Let's face it, business life is accelerating in its complexity. Denial won't help us overcome it; we must embrace it and learn to manage it. As some organizations attempt to "rein it in," they find themselves making things worse rather than better. A recent Harvard Business Review article makes the point this way:
"In and of itself, this complexity is not a bad thing—it brings opportunities as well as challenges. The problem is the way companies attempt to respond to it. To reconcile their many conflicting goals, managers redesign the organization’s structure, performance measures, and incentives, trying to align employees’ behavior with shifting external challenges. More layers get added, more procedures imposed. Then, to smooth the implementation of those 'hard' changes, companies introduce a variety of 'soft' initiatives designed to infuse work with positive emotions and create a workplace where interpersonal relationships and collaboration will flourish."
Our experience has been similar when we are engaged to help companies design incentive plans. Value sharing arrangements such as bonus programs, phantom stock, profit pools, performance unit plans, etc. should bring greater clarity not complexity. Too often, business leaders want their rewards programs to achieve more than they are designed to and become a substitute for performance management. As a result, they add layers of metrics and measures that are intended to micro manage the results the company wants employees to achieve.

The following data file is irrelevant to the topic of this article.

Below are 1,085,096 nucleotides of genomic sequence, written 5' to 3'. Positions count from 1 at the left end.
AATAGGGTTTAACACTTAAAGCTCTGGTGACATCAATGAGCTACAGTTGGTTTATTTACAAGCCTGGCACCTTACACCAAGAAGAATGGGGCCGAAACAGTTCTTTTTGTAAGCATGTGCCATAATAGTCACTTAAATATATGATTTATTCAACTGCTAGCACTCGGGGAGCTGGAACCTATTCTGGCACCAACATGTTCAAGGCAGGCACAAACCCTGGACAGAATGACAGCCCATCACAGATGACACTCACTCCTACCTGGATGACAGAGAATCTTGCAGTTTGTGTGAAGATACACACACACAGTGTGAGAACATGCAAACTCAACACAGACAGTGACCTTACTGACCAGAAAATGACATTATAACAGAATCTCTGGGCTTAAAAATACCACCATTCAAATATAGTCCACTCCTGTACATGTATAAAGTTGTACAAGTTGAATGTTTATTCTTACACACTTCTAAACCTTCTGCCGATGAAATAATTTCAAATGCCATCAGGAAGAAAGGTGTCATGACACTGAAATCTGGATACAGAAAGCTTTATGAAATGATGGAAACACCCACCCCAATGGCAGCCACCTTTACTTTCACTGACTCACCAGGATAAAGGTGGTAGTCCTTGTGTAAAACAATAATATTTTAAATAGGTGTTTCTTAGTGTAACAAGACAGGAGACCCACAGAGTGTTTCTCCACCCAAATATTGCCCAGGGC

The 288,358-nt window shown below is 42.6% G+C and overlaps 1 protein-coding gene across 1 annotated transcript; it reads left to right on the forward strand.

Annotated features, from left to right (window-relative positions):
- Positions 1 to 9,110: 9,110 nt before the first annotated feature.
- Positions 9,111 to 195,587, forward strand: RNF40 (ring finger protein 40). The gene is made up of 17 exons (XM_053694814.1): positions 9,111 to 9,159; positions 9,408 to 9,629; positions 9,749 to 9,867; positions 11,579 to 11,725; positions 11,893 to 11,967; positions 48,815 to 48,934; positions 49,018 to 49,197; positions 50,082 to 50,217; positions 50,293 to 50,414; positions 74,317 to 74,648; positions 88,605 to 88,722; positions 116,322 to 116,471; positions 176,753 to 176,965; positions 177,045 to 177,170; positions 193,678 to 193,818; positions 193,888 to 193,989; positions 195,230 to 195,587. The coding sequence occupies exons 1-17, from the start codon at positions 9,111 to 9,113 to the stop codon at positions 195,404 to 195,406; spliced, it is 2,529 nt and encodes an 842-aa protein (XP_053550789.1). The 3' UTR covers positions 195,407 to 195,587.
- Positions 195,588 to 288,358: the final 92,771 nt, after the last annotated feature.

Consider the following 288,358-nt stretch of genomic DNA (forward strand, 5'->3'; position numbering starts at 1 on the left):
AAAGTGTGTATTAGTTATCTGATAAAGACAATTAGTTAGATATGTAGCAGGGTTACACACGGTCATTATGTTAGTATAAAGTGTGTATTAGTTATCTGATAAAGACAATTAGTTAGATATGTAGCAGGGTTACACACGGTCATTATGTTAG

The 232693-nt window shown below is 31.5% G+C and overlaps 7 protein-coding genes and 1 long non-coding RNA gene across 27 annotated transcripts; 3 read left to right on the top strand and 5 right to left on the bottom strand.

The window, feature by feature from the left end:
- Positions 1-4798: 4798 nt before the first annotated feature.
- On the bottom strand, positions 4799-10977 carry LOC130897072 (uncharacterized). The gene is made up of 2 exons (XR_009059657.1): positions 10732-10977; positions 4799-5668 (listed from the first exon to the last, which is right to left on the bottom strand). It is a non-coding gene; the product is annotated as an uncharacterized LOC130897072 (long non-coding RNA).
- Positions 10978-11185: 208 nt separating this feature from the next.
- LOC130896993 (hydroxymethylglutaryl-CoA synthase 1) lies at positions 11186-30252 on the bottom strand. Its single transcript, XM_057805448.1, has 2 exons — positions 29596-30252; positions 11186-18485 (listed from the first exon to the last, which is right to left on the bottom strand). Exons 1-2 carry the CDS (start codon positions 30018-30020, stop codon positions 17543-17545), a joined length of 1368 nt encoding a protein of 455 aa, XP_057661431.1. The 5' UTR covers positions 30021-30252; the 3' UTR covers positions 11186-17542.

If a value sharing program is going to offer more clarity than complexity, what is that it should make clear? Here's our list:
- It should make clear that the company considers the employee a key partner in the achievement of its growth goals.
- It should reinforce the company's business model and the strategy employed to roll it out to the marketplace.
- It should help clarify the role of a given employee in the business model and strategy.
- It should make clear the outcomes the employee is responsible for within that role.
- It should create line of sight between the employee's personal financial vision and the company's growth goals and vision.
If a company will use compensation as a clarifier and reinforcer of "what's important," it will take a big step towards better managing the complexity that inevitably will continue to grow.